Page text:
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BVI told consider the bittersweet – join the ACP

 Dr Peter Clegg delivering his address at the H Lavity Stoutt Community College last evening

Dr Peter Clegg delivering his address at the H Lavity Stoutt Community College last evening

An senior lecturer in Politics and International Relations at the University of the West of England has told persons in the British Virgin Islands (BVI) that – in light of Brexit – the BVI should consider joining the African, Caribbean and Pacific Group of States (ACP).

Dr Peter Clegg last evening threw out the proposal, considering that ACP members currently have direct partnership with the European Union (EU), which is a group of 28 States located primarily in Europe.

That partnership allows those ACP members certain EU privileges in relation to free trade and access to the European Development Fund.

It is not clear if the BVI would be allowed those privileges fully, because – unlike current ACP members – it is not politically independent.

Further, the BVI – even if it joins the ACP – may not have certain privileges such as free movement within the EU. Currently, members of the ACP don’t have that benefit.

The BVI – through being a UK Overseas Territory – currently enjoys several privileges throughout the EU. Those include free movement, free trade, and access to the European Development Fund.

However, it is not yet clear how much longer those will be available, because the BVI’s mother country (UK) is leaving the EU through a process dubbed Brexit.

Negotiations regarding Brexit are ongoing between the UK and other EU members.

Looking at ways the BVI could attempt to cushion certain possible fallout from Brexit, Dr Clegg said: “If the EU and single market access is not secured [during the Brexit negotiations]…one possibility [for the BVI] is looking towards the African, Caribbean, Pacific (ACP) Group of Countries, and whether the UK-Overseas Territories could be apart of that grouping, and through that route gain some access to the EU market.”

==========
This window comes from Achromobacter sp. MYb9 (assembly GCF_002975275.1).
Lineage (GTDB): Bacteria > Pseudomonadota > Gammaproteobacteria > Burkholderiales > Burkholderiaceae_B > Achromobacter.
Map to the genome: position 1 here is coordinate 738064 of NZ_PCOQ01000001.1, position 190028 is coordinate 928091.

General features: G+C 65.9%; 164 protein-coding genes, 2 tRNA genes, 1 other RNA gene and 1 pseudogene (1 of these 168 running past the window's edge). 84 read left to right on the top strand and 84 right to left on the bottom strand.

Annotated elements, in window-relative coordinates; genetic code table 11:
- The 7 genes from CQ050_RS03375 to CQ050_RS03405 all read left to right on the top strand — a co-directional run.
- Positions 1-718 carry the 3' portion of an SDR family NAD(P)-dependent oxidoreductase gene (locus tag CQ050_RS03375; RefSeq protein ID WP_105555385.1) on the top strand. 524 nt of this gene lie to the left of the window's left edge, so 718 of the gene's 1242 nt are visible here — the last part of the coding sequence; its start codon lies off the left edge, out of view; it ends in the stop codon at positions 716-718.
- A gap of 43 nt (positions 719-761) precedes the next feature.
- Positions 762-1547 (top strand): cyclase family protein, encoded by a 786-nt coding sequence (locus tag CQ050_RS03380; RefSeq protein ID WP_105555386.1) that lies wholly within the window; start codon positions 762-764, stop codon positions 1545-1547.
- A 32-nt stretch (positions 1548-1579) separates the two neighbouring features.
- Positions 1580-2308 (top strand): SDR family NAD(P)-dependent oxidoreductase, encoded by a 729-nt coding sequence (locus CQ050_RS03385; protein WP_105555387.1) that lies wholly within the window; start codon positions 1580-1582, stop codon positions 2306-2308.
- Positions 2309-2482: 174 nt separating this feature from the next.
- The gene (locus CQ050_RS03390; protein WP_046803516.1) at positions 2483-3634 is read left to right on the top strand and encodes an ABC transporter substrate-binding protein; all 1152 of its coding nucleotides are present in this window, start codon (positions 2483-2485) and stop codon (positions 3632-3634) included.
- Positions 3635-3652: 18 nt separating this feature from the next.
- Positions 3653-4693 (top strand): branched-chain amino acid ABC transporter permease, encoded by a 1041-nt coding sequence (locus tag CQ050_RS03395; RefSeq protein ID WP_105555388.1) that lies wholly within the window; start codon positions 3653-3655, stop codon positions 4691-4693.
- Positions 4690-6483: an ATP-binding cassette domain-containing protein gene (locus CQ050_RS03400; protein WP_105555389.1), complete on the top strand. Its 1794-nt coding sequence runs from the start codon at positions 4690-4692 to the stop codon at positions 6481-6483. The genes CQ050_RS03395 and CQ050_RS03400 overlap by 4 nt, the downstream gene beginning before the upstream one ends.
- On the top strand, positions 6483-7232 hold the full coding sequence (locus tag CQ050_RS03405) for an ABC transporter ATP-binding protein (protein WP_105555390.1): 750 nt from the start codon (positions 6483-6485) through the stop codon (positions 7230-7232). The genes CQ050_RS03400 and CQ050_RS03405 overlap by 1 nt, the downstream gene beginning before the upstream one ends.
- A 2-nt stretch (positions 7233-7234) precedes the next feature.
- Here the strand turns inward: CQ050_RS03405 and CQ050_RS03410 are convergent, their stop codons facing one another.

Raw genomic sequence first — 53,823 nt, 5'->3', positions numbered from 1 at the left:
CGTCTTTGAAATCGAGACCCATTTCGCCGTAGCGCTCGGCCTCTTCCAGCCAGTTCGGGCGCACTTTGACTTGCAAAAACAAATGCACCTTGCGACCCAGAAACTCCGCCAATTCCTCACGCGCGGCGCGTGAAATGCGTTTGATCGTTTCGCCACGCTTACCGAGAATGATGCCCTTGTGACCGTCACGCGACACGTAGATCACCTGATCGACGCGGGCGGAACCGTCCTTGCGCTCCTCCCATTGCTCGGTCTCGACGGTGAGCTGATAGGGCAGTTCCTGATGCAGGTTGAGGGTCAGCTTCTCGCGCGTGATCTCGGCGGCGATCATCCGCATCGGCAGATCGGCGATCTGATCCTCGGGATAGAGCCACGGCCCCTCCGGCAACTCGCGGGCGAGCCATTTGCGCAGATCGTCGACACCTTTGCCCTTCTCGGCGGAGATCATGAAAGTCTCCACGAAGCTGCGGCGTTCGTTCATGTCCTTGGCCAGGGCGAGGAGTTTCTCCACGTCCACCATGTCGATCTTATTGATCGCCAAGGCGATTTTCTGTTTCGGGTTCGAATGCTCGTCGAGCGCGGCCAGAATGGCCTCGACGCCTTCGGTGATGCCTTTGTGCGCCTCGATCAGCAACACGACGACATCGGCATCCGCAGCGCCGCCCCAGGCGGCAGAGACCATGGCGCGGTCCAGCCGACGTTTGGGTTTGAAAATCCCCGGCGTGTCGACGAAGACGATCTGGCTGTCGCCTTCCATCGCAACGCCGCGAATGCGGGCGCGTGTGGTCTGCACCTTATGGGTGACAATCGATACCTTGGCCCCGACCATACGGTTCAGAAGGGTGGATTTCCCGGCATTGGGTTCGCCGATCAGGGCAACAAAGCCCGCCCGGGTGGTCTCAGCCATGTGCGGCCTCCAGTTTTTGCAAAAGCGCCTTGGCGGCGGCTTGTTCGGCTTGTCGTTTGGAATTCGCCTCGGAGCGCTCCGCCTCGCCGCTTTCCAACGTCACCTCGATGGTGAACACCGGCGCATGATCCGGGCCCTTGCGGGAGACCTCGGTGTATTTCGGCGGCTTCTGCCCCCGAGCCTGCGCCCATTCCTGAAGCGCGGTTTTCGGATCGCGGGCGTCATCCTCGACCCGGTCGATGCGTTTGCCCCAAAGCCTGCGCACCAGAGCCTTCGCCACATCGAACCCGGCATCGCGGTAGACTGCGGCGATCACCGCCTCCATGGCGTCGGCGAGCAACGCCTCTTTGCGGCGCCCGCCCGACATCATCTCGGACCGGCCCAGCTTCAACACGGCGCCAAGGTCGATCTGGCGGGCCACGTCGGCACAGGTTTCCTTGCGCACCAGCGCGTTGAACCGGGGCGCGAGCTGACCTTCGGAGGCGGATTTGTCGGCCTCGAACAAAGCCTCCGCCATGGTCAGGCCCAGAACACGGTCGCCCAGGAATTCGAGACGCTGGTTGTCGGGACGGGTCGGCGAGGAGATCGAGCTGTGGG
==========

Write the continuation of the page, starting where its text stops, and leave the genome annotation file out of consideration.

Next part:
“For ACP countries, they generally have free access [to the EU market]; they have some special protections for their small and medium-sized enterprises; they allow short-term visits for business people; and they allow access to the European Development Fund, which are funds by which funds at the moment are distributed to the [UK Overseas Territories,” added Dr Clegg, who was speaking in the BVI last evening during a lecture on ‘Brexit’ hosted by the H Lavity Stoutt Community.

The senior lecturer further reasoned: “On the downside, of course, at the moment, is that the ACP group are all independent states. It would require the agreement of not just the ACP, but the EU countries for the [UK] Overseas Territories to join such arrangements. And possibly, the UK Overseas Territories would lose some of their distinctiveness being part of a much larger ACP grouping.”

“Crucially, there is no free movement; so ACP states and their citizens do not have free movement rights across the European Union,” the senior lecturer added.

In addition to the uncertainty regarding whether the BVI would be allowed to access the EU market, Dr Clegg noted other implications the BVI may face if Britain is successful in its campaign to exit the EU.

Those negatives post-Brexit implications the BVI has been told to consider include the:

  • Risk that free movement across EU countries will end
  • End of access to the European Development Fund, which currently offers financial assistance to UK Overseas Territories
  • End of Policy Dialogue with the EU
  • The UK Overseas Territories negotiating hand becoming increasingly weaker internationally

Meanwhile, the H Lavity Stoutt Community College said Dr Clegg has extensive expertise on the European Union, UK Overseas Territories, the United Kingdom, and Brexit. He has published a paper on Brexit and the Overseas Territories entitled: Brexit and the Overseas Territories – Repercussions for the Periphery.

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